For students whose native language is written in a different direction than English (top to bottom, right to left, etc), proper punctuation and spacing can be easy to overlook. Take a look at the following rules to help you know where your punctuation belongs and how the spaces nearby should be used.
Most punctuation* goes immediately after a letter or a number, and then is immediately followed by a space.
Today I am going skydiving. Tomorrow I will go bungee jumping.
(Note that there is a period [ . ] immediately after the "g" in skydiving, then a space [ ] before the "T" in Tomorrow.)
- I ate a fried cockroach, then I got sick.
(In this case there is a comma [ , ] immediately after the "h" in cockroach, then a space [ ] before the "t" in then.)
- We are having a sweater party; all the coolest grandmas will be there.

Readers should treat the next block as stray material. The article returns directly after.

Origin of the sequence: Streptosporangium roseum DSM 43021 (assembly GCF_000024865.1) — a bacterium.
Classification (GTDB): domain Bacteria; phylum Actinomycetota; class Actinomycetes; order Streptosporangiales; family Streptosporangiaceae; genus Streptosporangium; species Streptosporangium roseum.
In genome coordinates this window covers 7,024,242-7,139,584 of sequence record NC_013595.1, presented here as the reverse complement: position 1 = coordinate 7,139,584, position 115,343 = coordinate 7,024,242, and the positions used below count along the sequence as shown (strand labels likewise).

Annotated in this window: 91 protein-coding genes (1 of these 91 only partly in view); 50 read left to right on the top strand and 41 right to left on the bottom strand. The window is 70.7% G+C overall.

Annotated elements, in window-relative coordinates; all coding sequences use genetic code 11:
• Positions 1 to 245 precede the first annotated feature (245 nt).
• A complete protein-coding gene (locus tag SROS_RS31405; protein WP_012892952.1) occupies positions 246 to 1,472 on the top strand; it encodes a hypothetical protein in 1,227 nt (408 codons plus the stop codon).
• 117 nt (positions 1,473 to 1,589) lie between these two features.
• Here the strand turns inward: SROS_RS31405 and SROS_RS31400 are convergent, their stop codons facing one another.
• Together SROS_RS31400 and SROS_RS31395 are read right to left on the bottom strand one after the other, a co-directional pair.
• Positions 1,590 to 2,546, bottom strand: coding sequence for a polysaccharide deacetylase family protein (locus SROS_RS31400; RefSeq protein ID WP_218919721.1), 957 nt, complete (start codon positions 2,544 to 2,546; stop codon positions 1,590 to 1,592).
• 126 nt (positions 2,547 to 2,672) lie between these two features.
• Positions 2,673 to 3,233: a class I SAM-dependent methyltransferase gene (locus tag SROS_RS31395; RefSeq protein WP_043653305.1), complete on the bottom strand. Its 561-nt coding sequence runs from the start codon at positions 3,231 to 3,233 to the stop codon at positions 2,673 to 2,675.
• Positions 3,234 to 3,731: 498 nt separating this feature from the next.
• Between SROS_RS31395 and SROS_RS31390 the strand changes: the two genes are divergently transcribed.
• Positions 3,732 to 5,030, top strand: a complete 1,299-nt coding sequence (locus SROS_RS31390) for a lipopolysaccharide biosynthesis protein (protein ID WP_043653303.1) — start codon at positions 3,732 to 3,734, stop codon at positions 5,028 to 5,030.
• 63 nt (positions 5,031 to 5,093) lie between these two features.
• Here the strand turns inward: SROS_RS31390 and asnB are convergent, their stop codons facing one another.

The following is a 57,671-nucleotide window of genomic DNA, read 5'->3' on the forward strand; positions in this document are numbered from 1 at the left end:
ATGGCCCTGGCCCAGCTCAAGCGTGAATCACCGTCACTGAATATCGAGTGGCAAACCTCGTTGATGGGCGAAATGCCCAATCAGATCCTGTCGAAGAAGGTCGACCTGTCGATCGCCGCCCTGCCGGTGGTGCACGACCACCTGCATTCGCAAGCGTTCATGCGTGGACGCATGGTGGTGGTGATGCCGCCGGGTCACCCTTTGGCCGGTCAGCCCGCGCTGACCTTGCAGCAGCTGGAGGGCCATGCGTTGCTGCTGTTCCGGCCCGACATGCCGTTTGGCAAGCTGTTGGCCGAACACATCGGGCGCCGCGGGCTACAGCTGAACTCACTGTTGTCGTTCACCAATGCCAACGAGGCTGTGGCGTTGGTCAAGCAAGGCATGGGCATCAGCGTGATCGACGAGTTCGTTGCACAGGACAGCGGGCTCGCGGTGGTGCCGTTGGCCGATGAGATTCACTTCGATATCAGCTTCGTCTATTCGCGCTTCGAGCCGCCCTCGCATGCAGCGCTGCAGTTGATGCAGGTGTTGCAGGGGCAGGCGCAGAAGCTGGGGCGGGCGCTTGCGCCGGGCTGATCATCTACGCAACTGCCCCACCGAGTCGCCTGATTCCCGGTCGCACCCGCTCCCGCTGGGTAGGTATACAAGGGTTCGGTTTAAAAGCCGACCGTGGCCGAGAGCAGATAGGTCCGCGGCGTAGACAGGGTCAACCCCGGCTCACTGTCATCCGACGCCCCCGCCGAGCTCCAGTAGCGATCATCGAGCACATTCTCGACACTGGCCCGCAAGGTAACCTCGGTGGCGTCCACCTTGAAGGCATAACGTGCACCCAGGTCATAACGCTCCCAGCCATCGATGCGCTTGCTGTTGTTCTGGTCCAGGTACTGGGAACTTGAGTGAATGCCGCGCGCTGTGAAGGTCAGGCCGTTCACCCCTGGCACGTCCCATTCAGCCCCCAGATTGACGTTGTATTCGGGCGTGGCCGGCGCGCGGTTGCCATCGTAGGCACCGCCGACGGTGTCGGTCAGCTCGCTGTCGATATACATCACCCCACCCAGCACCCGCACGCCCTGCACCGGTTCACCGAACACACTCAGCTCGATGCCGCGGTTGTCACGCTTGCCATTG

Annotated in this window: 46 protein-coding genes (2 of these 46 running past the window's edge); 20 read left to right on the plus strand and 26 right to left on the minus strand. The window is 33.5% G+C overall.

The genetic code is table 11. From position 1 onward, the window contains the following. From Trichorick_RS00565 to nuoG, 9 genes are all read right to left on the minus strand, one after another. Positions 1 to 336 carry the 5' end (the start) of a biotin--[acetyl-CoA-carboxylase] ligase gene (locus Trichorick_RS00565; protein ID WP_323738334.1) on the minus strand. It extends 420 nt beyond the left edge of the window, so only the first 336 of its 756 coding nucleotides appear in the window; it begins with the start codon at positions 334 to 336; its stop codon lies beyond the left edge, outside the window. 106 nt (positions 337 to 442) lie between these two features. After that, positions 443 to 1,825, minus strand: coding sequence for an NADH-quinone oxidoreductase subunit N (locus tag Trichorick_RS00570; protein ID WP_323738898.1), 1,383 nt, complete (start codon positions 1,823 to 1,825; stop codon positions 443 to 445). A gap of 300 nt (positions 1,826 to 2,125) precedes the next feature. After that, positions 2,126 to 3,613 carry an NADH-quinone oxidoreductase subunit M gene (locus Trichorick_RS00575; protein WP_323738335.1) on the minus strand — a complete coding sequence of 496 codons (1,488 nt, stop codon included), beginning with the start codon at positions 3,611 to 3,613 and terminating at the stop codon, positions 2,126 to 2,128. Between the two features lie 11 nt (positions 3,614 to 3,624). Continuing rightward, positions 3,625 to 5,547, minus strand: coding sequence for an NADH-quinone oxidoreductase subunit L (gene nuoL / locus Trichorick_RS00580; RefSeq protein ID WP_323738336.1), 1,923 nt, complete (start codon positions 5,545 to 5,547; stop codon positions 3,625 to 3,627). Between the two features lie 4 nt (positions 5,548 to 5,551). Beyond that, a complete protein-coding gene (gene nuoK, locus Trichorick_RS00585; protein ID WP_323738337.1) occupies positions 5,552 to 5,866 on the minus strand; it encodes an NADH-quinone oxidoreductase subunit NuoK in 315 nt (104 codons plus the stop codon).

(In this case there is a semicolon [ ; ] immediately after the "y" in party, then a space [ ] before the "a" in all.)
Some students have problems remembering this rule, or often simply forget to check. This creates problems like the examples below, where the punctuation and the spacing are incorrect:
- I like camping in the woods .My wife enjoys fancy hotels.
(Note that there is a space [ ] after the "s" in woods and before the period [ . ]. Additionally, there is no space after the period and before the "M" in My.)
- Professor Wilson always plays video games online , but he never shares his screen name.
(In this case, there is a space [ ] both after the "e" in online and again after the comma [ , ]. This is too many spaces!)
- Professor Beck went snowboarding in Mammoth.She only fell down ten times.
(In this case, there are no spaces [ ] anywhere. The period [ . ] doesn't have any room to breathe!)
*These rules are most common with punctuation that lies at the "bottom" of the line. These punctuation marks include the period [ . ], the comma [ , ], the colon [ : ], and the semi-colon [ ; ].